AC: There is always something each of us can do on a personal level to move the needle. A personal challenge I continue to focus on in order to create space for more diverse voices in the community is to set my ego aside, shut up, and shift the spotlight to others.  

Do you see a shift happening between generations of science communicators, with younger generations advancing the efforts of diversity and inclusion?

KS: I’ve been working as a science communicator in the podcasting and video space for over 15 years. About a decade ago, I tried to get my own show on the Science Channel. Producers kept trying to pair me with a male co-host, and when I asked why I couldn’t host on my own, I was told that no one wanted to watch a science show with a female host. Now, I am seeing a lot of shows hosted by women popping up and it is really exciting to watch this shift happen. Carin Bondar and Deborah Beberichez were among the groundbreakers, but now the list of female science TV hosts is growing rapidly. Add to that the ease with which anyone can publish media these days, whether through social media, newsletters, websites, podcasts, online-video, and newer apps like TikTok and Clubhouse, and we have a real recipe for change.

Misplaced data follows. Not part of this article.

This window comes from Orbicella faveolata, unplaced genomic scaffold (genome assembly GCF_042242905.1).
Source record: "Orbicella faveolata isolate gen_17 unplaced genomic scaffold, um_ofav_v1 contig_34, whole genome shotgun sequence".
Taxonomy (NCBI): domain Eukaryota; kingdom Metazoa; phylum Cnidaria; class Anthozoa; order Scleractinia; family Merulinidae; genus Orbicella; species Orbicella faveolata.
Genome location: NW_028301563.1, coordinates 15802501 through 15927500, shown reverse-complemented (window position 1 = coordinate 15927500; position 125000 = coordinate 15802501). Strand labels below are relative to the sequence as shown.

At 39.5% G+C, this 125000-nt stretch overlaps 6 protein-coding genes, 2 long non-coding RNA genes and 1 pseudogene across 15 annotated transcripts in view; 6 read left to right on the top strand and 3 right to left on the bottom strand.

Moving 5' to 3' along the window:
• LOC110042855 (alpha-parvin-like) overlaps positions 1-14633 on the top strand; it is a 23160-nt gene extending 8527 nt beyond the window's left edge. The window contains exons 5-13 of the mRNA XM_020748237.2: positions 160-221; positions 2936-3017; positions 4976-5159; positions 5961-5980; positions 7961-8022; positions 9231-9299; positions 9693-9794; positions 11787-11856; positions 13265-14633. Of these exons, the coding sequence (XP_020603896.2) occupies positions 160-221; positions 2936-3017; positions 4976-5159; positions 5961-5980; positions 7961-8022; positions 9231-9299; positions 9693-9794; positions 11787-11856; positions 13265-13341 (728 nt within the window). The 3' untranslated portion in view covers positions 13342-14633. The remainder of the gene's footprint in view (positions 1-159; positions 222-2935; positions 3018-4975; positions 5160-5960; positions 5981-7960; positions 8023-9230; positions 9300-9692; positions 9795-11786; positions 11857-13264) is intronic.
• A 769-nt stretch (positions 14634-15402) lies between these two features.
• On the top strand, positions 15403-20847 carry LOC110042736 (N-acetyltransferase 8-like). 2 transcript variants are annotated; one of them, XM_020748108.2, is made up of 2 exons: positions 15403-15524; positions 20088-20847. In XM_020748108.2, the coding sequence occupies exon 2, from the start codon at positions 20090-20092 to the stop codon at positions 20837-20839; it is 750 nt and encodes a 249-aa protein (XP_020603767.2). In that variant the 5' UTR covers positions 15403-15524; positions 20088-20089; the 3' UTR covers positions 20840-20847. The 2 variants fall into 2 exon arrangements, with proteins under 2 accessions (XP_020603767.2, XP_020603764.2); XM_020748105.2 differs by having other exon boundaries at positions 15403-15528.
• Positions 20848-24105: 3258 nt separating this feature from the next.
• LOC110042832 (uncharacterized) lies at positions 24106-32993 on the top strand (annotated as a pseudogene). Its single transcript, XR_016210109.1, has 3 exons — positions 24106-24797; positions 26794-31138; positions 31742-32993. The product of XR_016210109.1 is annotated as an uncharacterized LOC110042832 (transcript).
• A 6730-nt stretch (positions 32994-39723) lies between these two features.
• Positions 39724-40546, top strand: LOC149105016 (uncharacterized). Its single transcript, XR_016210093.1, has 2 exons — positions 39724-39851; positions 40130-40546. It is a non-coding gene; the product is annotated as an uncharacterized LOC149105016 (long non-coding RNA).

AC: At the start of each semester, I survey my students and ask, “Who are the top science communicators you follow?” And every semester the responses – from a group of 20-somethings, all being raised in an era of diversity and inclusion conversations – rarely include even one woman science communicator on the list. The lists are still largely, if not entirely made up of white men. What really makes this a shocking, albeit informal, statistic is that the majority of science communicators are women. So where is that gap occurring? Why is it that even the new, up and coming scientists are largely exposed to male voices, or view these as top of mind influencers to follow? Looking at this example alone, it would indicate we’re not seeing an instant shift towards greater inclusivity between generations. However, looking at Kiki’s experience and other women in science, you can see strides being made. I would say we’re definitely more aware of the lack of progress than ever before and it is driving more demand for change. We all need to remain committed to that progress.

To ask you the same question you ask your students, who are the top science communicators you follow?